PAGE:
An institutional review of percutaneous stabilization versus open stabilization of unstable thoracolumbar fractures

Aftab Younus, Adrian Kelly*, Patrick Lekgwara

*Corresponding author for this work

Research output: Contribution to journalArticlepeer-review

Abstract

Aim: Thoracolumbar fractures are commonly hyper-flexion distraction/compression injuries and, in the context of motor vehicle accidents, are frequently unstable. We aimed to determine the significance of the minimally invasive percutaneous stabilization of these injuries compared to the traditional open surgical approach in 51 patients admitted over a 5-year period. Methods: Retrospective chart review of 51 patients admitted with unstable thoracolumbar fractures over a 5-year period, 01 January 2014–29 November 2018, 24 of which underwent an open stabilization of an unstable thoracolumbar fracture and 27 of which underwent a minimally invasive percutaneous stabilization of an unstable thoracolumbar fracture. Medical records were analyzed for Age; Gender; Mechanism of injury; Whether an open stabilization or minimally invasive percutaneous stabilization was performed; Vertebral level/s injured; Admission neurological status assessed by the American Spinal Injury Association (ASIA) Scale; Time from injury to operative intervention; Length of operative procedure; Volume of intra-operative blood loss; Levels instrumented; Amount of immediate post-operative surgical site pain utilizing the Visual Analogue Pain Score; Post-operative neurological status assessed by the ASIA scale; Complications; Length of hospital stay; and Patient satisfaction at a 1-year follow-up end point utilizing the scale of non-satisfied, partially satisfied, satisfied, very satisfied and extremely satisfied. Results: When comparing the open surgical stabilization cohort versus the percutaneous stabilization cohort a significant reduction was demonstrated in Length of surgery (p = 0.007); Volume of intra-operative blood loss (p < 0.001); Early post-operative pain (p < 0.001); Length of hospital stay (p = 0.0017) and; One-year patient satisfaction (p < 0.001), all of which favored the percutaneous surgery group. Conclusion: Our study confirms the significant intra-operative, post-operative, and 1-year benefit of percutaneous stabilization versus the open approach in unstable thoracolumbar fractures. Our study findings support several other studies which confirm this same benefit. We recommend percutaneous stabilization to be the preferred surgical intervention to manage these injuries.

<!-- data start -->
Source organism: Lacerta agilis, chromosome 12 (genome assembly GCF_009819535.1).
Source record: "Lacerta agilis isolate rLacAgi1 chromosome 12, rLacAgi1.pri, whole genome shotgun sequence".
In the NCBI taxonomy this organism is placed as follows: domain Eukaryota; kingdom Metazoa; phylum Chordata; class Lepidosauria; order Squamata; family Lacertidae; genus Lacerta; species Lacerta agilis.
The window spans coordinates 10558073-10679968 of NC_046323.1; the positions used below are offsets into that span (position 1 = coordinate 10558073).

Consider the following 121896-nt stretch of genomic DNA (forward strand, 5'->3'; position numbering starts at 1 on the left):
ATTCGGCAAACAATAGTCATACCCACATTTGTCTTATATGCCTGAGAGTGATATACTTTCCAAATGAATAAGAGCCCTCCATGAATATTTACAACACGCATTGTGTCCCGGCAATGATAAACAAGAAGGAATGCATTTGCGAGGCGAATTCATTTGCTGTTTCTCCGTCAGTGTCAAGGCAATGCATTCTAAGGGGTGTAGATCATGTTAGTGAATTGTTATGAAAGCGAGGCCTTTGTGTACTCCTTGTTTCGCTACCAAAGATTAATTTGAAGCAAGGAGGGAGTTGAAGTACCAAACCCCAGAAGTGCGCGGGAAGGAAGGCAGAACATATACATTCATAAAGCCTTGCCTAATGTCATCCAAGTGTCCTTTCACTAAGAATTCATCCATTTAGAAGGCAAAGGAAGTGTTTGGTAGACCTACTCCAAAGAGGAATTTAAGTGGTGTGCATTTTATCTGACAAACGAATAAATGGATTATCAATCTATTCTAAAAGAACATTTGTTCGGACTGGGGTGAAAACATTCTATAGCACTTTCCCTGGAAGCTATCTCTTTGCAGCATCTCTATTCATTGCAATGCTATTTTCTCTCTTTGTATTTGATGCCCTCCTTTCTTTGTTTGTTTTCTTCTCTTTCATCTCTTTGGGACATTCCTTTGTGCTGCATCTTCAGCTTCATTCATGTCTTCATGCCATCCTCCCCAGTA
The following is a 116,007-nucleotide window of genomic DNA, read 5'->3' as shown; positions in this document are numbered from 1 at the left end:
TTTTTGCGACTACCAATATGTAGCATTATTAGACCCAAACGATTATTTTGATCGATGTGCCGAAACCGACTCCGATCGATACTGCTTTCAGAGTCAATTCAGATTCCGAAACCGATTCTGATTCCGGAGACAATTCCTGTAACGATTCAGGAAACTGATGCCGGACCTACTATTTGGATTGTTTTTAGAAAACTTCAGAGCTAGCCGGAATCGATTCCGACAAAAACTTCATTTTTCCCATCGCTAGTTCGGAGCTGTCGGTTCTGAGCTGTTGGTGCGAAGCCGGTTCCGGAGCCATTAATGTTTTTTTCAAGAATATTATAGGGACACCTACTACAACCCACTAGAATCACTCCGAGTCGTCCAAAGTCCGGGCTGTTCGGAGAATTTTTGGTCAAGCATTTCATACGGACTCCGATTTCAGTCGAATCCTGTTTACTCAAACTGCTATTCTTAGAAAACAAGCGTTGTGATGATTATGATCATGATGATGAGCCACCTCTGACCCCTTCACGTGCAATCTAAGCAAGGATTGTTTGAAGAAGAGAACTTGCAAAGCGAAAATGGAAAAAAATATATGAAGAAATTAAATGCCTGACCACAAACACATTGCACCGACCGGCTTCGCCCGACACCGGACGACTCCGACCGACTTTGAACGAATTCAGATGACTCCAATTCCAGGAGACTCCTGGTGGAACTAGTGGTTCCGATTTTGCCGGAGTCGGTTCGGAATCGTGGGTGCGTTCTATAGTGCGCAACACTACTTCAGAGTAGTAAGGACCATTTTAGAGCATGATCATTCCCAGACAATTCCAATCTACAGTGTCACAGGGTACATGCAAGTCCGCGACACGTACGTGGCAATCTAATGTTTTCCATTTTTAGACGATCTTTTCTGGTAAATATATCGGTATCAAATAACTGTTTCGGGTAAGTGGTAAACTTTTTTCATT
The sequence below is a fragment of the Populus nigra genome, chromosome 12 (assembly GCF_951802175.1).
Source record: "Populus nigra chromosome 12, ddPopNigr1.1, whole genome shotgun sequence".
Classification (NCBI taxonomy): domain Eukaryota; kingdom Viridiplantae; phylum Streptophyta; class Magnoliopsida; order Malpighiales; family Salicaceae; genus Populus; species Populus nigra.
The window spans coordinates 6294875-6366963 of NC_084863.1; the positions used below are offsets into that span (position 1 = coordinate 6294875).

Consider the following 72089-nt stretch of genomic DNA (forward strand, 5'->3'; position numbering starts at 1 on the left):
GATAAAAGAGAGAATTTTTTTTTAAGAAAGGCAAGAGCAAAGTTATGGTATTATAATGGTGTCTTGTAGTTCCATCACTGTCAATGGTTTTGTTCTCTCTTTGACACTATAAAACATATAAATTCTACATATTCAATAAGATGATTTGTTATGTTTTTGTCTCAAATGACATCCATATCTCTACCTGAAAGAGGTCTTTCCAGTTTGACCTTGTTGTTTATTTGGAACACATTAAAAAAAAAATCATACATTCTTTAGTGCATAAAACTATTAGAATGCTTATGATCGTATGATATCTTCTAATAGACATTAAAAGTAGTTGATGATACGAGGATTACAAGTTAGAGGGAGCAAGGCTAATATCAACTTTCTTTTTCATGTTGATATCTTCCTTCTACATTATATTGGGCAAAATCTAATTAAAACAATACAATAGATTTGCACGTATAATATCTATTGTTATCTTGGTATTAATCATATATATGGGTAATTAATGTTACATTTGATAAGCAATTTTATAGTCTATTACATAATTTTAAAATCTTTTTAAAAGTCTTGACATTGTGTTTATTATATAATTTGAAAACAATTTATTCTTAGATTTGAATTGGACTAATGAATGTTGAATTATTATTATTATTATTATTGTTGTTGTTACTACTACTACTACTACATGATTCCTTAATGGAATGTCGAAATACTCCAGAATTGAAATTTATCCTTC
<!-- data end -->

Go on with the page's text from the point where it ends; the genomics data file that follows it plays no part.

Original languageEnglish
Article number100806
JournalInterdisciplinary Neurosurgery: Advanced Techniques and Case Management
Volume22
DOIs
Publication statusPublished - Dec 2020

Keywords

  • Minimally invasive percutaneous stabilization
  • Unstable throacolumbar fractures

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